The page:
Population 2004 n° 6
- Peasant Marriage in Nineteenth-Century Russia - Avdeev Alexandre, Blum Alain, Troitskaia Irina
- The Frequency of Twin Births in France. The Triple Influence of Biology, Medicine and Family Behaviour - Pison Gilles, Couvert Nadège
- Exploring the explanatory: an application to event history data - Bry Xavier, Antoine Philippe
- Regional Patterns of Sex Bias and Excess Female Child Mortality in India - Arokiasamy Perianayagam
- Missing Girls in South Korea: Trends, Levels and Regional Variations - Kim D.-S.
Avdeev Alexandre, Blum Alain, Troitskaia Irina
During the nineteenth century, the Russian family existed within a particular institutional and social context, very different from that of Western Europe. The constraints surrounding and shaping family formation, and especially marriage, were very strong and diverse in nature. They arose jointly from serfdom and the landowner’s power associated with it, from kinship prohibitions and religious interdictions, and from the power held by the rural community. One of these elements disappeared abruptly in 1861 with the abolition of serfdom which had imposed severe limitations on the possibility of choosing a spouse outside the landowner’s estate. Using information contained in the revision lists (taxation counts) and parish registers, this article analyses marriage practices among Count Sheremetev’s peasant serfs before 1861, as well as the first transformations following reform, in three Russian villages near Moscow belonging to this Count’s estate. Although the abolition of serfdom led in particular to an increase in marital migrations, other characteristics such as marriage’s patrilocal nature remained unchanged, testifying to the deep cultural roots of particular marriage practices.
The Frequency of Twin Births in France. The Triple Influence of Biology, Medicine and Family Behaviour
Pison Gilles, Couvert Nadège
The proportion of twin births stood at 15 per 1,000 in France in the early eighteenth century and returned to this level in 2000 after falling substantially in the intervening period. It has risen by 70% since the early 1970s under the dual influence of infertility treatments, which explain two-thirds of the rise, and increased age of childbearing, which accounts for the other third. After analysing the variations in twinning rate in France over time, the article examines the various contributing factors and focuses on two in particular: voluntary birth control and selection by fecundity. Women who have produced twins less frequently undertake additional pregnancies than women who have had a single birth. The consequences of a twin pregnancy on the probability of additional childbearing are measured by analysing the histories of almost one million French women recorded in successive family surveys. Lastly, the article examines the twinning peak recorded in France during the First World War and just afterwards, in 1919. This peak can be attributed to an effect of selection of the most fecund couples, who also have a higher propensity to produce twins.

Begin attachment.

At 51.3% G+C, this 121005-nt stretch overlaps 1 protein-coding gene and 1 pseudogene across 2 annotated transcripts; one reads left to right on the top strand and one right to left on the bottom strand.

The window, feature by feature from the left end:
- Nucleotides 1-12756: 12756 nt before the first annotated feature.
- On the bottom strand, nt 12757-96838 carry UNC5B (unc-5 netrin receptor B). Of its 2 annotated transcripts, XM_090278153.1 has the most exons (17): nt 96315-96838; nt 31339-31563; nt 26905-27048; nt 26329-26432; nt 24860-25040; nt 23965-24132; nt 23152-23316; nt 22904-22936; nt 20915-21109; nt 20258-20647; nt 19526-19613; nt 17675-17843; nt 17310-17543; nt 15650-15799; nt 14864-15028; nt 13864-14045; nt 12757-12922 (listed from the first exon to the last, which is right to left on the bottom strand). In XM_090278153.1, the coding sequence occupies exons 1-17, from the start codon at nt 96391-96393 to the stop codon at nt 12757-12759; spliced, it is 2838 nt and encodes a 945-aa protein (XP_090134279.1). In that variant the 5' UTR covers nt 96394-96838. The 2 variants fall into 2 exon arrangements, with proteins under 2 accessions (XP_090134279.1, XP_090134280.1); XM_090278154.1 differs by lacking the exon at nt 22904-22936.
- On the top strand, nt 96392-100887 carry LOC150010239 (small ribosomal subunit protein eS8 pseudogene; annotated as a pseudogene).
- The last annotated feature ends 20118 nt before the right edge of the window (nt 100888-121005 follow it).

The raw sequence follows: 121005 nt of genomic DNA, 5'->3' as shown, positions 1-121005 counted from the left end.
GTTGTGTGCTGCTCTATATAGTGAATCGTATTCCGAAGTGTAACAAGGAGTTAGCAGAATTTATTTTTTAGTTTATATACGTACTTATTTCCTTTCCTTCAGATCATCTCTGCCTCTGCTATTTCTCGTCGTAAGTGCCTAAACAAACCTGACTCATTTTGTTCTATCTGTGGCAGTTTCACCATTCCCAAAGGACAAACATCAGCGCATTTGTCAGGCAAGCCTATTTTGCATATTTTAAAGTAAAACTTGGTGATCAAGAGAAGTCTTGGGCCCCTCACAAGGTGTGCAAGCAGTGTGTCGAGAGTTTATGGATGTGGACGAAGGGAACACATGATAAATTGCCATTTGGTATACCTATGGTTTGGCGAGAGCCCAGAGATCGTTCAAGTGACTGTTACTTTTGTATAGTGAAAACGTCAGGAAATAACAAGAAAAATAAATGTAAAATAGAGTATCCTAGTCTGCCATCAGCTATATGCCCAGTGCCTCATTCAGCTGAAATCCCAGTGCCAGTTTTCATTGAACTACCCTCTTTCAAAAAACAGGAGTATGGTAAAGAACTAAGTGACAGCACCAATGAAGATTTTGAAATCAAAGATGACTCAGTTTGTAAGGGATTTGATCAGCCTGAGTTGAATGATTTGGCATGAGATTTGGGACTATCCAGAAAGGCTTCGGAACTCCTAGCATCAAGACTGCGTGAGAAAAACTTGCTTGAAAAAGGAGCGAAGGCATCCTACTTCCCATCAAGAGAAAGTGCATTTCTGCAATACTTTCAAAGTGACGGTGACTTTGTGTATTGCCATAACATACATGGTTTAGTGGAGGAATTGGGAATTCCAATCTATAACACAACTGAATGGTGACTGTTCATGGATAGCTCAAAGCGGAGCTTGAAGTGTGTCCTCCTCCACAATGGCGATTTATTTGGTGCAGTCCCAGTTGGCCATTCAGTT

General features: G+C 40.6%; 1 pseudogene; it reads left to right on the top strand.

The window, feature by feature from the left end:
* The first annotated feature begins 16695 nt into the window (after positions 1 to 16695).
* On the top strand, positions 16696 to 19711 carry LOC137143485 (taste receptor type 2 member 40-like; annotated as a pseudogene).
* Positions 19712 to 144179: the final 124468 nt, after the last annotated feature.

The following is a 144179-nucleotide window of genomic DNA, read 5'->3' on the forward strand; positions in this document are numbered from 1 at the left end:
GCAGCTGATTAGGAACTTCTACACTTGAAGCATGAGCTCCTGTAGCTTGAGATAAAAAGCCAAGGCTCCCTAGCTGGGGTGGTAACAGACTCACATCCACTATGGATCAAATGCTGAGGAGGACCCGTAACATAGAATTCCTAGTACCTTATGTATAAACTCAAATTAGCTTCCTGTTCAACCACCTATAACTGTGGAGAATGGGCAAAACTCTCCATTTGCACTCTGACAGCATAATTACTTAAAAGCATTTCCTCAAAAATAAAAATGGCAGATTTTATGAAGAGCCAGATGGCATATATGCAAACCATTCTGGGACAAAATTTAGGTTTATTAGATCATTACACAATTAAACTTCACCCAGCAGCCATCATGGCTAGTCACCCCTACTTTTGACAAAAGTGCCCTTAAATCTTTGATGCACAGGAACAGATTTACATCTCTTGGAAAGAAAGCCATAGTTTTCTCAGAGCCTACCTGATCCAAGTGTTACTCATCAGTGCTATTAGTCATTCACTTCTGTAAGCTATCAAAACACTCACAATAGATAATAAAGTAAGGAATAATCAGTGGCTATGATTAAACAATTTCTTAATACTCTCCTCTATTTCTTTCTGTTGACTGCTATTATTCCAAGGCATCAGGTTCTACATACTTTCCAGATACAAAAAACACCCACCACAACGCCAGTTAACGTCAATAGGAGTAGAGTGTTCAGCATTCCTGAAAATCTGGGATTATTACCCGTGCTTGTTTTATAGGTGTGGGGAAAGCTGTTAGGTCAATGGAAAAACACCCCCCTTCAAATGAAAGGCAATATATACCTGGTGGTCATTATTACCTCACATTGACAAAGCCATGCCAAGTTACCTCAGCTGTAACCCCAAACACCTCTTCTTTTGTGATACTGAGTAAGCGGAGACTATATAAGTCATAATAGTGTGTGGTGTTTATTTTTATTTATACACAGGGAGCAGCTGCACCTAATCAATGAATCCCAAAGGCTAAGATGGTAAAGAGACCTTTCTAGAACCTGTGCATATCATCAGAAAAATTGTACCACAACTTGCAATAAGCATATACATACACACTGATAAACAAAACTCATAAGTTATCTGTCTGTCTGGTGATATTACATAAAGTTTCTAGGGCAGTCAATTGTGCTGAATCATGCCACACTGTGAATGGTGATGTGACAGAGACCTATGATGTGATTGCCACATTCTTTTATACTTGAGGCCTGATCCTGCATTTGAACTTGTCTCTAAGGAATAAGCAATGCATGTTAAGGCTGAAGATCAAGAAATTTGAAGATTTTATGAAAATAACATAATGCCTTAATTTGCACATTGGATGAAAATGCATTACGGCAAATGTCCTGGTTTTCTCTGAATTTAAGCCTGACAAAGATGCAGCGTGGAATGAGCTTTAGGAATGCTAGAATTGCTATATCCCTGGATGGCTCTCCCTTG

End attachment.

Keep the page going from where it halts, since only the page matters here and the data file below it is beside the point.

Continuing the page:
Exploring the explanatory: an application to event history data
Bry Xavier, Antoine Philippe
This article presents an empirical plugging of factor analysis and generalized linear regression (logistic regression, Cox models, ...). We show that this combination can facilitate the exploration of complex data such as that on event histories (time-varying, censored) for modelling purposes. By combining a regression method with a new type of factor analysis - Thematic Components Analysis - we show how an explanatory conceptual model for the data can be included from the start of the exploratory phase. This method is then applied to an analysis of the divorce behaviour of men in Dakar, and used to give a simple illustration of each methodological point discussed.
Aspects of Gender Bias Against Female Children in Asia
Regional Patterns of Sex Bias and Excess Female Child Mortality in India
Using data from the National Family Health Survey of India (1992-93), this analysis documents evidence about the regional pattern of discrimination in the provision of child health care for female children in India. This discrimination is a contributing factor to the 60-65% excess female child mortality occurring in the states of the northern and north-central regions of India. Sex bias in child mortality follows a regional pattern, clearly illustrated by the sex-specific rank of children in families. In the northern and north-central regions, female child mortality compared with boys of respective rank is about one-third higher for the first girl child and even greater for girls of higher rank. In the southern and western regions, evidence of neglect of female children in health care provision and corresponding levels of excess female child mortality is very marginal. Set against the cultural constraints of a patriarchal society, developmental factors tend to reduce gender differences in health care and child mortality, though the opposite might also be the case, with gender inequalities tending to hold back development.
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